BOUGHT IN OR QUESTIONING?

A couple of days ago I got an e-mail from a friend about a conversation he had with his pro. He explained that his pro took one look at his new golf clubs and gave him quite a hard time about the fact he was using X flex shafts. I fitted and made his clubs and it’s easy for me to explain why he has the clubs he has but what I really want to drill into is that reaction from the pro and how it reflects a major issue within the game of golf and how this issue really stifles golf’s development and evolution.

THE CULTURE

Sadly golfers have fallen into the trap of becoming judgmental. It’s an individual game so a basic human trap is to become judgmental about other golfers, either to make yourself feel better about your own game (more confident) or, in the case of a PGA Professional, to sustain your belief system which you use to create your reality around the things you teach and promote. To be judgmental in any walk of life is a trap to be avoided and I believe in our lives as golfers we are presented with a huge test in terms of not avoiding that trap.

THE LANDSCAPE

I have a theory that within golf there are two basic personality types and those are:

Bought in participators:

These people want to be in the golf gang and the industry of golf is structured around them – their outlook is cultivated by just about every single piece of information and media around the game. Nearly everyone new to the game starts this way and many stay there, they accept the accepted wisdom. They read the golf magazines; they buy the latest driver on the basis of performance. When they play they dress up like the guys on TV because they want to be a part of the golf gang. If you like, they are part of the golfing matrix and they are loving it, they are not questioning any of the accepted wisdom and if the guys on TV are doing it then it has to be right. These golfers have been failed by golf’s media and governing bodies because they have allowed the only information out there to be essentially advertising from corporations looking to make profit and nothing else. The mob will react angrily when anyone or anything questions this belief system.

Agnostic questioners:

These people have basically come out the other side. They’ve consumed so much of the fodder that they have become slightly distrustful and are beginning to question and search for some real tangible facts that make sense and work for them. Important to note that these golfers can be some of the most judgmental! But they will in the most part have moved back to the essence of the game, they would rather strip away the crap and get on with the game. They don’t have the time to sift through all the false information to get to the good stuff so they have disengaged for the most part. Some of these people might be prone to watching the sky sports coverage on mute while listening to prog rock, and they much prefer Peter Allis to Mark Roe!

Now back to my friend’s shafts…

It’s such a good example of how bad things can get when the only information presented is advertising and how the games experts will protect their belief system pretty aggressively in order to avoid alternatives. Shafts are fitted all over the world based on speed and in the worst cases based on someone’s playing standard. This is flat out wrong. There is nothing right about it but before we get into that there is another issue. There is no guide for how the letter on the shaft relates to what the shaft actually is! One company could put a so-called R flex shaft in their club and it could be the same as another company’s S. Oh, and sorry but it gets worse, shaft flex is kind of irrelevant in relation to a shafts profile. A shafts bend profile, or EI curve, is how the shaft flexes through the different zones (butt, mid, tip). There is lots of information on this subject in previous blogs. The industry needs to dumb down so the message of speed is easy to put out in an advert as is shaft flex as the only factor in a shaft even though their way of defining those flexes means nothing! So crazy!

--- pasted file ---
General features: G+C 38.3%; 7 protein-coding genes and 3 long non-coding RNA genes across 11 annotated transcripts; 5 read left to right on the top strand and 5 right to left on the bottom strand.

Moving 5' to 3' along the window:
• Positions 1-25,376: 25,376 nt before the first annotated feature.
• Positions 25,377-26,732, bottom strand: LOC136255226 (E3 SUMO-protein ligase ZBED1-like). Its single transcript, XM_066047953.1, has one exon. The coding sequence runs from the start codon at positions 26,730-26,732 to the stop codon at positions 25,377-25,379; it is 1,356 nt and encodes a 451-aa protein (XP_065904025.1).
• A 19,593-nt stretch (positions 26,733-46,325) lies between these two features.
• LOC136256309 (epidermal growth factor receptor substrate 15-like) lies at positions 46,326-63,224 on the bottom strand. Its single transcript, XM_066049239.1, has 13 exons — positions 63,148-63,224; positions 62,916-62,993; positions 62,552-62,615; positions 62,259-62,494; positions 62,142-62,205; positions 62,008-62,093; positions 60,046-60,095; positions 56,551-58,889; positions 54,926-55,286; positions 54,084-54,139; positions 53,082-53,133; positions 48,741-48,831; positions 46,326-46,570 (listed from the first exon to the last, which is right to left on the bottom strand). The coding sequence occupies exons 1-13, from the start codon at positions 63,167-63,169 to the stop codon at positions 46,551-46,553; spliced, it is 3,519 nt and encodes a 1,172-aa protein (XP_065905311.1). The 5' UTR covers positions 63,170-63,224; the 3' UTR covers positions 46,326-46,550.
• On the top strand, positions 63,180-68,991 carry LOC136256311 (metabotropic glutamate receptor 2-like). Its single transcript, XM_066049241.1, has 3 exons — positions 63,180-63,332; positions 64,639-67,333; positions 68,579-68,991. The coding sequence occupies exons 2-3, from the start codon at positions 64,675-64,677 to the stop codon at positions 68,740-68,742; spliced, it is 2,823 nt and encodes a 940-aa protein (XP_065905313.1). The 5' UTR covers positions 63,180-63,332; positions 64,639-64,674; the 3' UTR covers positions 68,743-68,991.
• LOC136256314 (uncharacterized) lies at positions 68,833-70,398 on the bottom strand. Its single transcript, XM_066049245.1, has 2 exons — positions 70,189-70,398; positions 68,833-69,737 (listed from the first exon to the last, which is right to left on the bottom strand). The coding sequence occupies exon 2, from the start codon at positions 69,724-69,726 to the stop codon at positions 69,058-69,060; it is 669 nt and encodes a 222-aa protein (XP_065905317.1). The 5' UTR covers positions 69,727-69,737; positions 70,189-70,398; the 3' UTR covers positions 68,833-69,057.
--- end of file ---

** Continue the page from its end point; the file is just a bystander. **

Golfers use the shaft of the club to create leverage to maximize PRESSURE and speed at impact. They all do this in a way which is unique to them so to use speed (either ball speed or club head speed) is irrelevant because what you are measuring is after the shaft has done its job. The only way to fit shafts is by measuring load. How much load a golfer puts on the shaft (how much they bend it) and where and when. Why would speed or standard of player relate to the shaft of a club? When you think about it, it’s crazy but it’s accepted and not questioned! The right shaft fitted through measuring load will provide the correct interaction between you and the club and will not only optimize distance and trajectory but will provide better ball striking through the correct dynamic interaction with the club.

Luckily I think it would take riot police with dogs to wrestle my mates new clubs off him regardless of what his bought in participator pro says.

There are loads more on the technical explanations in previous blogs and those coming.

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